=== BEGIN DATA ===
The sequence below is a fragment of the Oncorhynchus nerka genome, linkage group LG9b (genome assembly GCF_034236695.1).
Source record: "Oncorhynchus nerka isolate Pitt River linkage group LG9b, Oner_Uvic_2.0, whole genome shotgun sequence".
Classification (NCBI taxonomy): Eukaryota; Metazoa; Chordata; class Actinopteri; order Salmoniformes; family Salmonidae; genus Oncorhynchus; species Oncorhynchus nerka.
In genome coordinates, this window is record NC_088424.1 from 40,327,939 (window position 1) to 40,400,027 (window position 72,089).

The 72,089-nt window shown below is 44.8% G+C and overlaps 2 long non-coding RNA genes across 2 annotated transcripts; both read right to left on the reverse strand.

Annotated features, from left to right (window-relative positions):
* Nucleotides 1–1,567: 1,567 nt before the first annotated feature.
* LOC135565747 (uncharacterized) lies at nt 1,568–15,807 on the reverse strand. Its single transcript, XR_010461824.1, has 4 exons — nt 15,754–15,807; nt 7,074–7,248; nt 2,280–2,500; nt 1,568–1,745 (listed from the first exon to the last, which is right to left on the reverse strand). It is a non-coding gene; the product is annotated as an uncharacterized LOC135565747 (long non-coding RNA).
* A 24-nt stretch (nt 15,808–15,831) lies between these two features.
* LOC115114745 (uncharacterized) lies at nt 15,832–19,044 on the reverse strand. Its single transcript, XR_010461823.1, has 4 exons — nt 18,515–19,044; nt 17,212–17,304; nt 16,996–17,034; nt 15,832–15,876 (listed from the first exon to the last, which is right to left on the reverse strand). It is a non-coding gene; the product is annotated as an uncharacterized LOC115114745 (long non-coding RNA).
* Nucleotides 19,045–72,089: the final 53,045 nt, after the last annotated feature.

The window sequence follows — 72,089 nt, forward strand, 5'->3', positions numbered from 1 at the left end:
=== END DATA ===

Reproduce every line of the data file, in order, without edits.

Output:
The sequence below is a fragment of the Oncorhynchus nerka genome, linkage group LG9b (genome assembly GCF_034236695.1).
Source record: "Oncorhynchus nerka isolate Pitt River linkage group LG9b, Oner_Uvic_2.0, whole genome shotgun sequence".
Classification (NCBI taxonomy): Eukaryota; Metazoa; Chordata; class Actinopteri; order Salmoniformes; family Salmonidae; genus Oncorhynchus; species Oncorhynchus nerka.
In genome coordinates, this window is record NC_088424.1 from 40,327,939 (window position 1) to 40,400,027 (window position 72,089).

The 72,089-nt window shown below is 44.8% G+C and overlaps 2 long non-coding RNA genes across 2 annotated transcripts; both read right to left on the reverse strand.

Annotated features, from left to right (window-relative positions):
* Nucleotides 1–1,567: 1,567 nt before the first annotated feature.
* LOC135565747 (uncharacterized) lies at nt 1,568–15,807 on the reverse strand. Its single transcript, XR_010461824.1, has 4 exons — nt 15,754–15,807; nt 7,074–7,248; nt 2,280–2,500; nt 1,568–1,745 (listed from the first exon to the last, which is right to left on the reverse strand). It is a non-coding gene; the product is annotated as an uncharacterized LOC135565747 (long non-coding RNA).
* A 24-nt stretch (nt 15,808–15,831) lies between these two features.
* LOC115114745 (uncharacterized) lies at nt 15,832–19,044 on the reverse strand. Its single transcript, XR_010461823.1, has 4 exons — nt 18,515–19,044; nt 17,212–17,304; nt 16,996–17,034; nt 15,832–15,876 (listed from the first exon to the last, which is right to left on the reverse strand). It is a non-coding gene; the product is annotated as an uncharacterized LOC115114745 (long non-coding RNA).
* Nucleotides 19,045–72,089: the final 53,045 nt, after the last annotated feature.

The window sequence follows — 72,089 nt, forward strand, 5'->3', positions numbered from 1 at the left end: